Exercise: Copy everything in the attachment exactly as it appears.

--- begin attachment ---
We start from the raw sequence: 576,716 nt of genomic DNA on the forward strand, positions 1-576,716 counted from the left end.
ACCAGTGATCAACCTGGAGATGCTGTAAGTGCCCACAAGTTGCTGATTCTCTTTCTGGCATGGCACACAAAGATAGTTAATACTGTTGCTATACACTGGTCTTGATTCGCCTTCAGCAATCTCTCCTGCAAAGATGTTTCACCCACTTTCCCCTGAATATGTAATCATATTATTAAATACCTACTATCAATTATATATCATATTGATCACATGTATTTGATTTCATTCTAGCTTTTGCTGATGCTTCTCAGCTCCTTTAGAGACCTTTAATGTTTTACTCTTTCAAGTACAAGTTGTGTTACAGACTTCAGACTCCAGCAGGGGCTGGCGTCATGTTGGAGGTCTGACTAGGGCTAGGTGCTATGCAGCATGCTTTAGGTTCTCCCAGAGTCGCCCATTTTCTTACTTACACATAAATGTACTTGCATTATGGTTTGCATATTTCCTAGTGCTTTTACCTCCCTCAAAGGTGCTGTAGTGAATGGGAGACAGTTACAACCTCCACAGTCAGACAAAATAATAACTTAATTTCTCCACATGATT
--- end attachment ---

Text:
We start from the raw sequence: 576,716 nt of genomic DNA on the forward strand, positions 1-576,716 counted from the left end.
ACCAGTGATCAACCTGGAGATGCTGTAAGTGCCCACAAGTTGCTGATTCTCTTTCTGGCATGGCACACAAAGATAGTTAATACTGTTGCTATACACTGGTCTTGATTCGCCTTCAGCAATCTCTCCTGCAAAGATGTTTCACCCACTTTCCCCTGAATATGTAATCATATTATTAAATACCTACTATCAATTATATATCATATTGATCACATGTATTTGATTTCATTCTAGCTTTTGCTGATGCTTCTCAGCTCCTTTAGAGACCTTTAATGTTTTACTCTTTCAAGTACAAGTTGTGTTACAGACTTCAGACTCCAGCAGGGGCTGGCGTCATGTTGGAGGTCTGACTAGGGCTAGGTGCTATGCAGCATGCTTTAGGTTCTCCCAGAGTCGCCCATTTTCTTACTTACACATAAATGTACTTGCATTATGGTTTGCATATTTCCTAGTGCTTTTACCTCCCTCAAAGGTGCTGTAGTGAATGGGAGACAGTTACAACCTCCACAGTCAGACAAAATAATAACTTAATTTCTCCACATGATT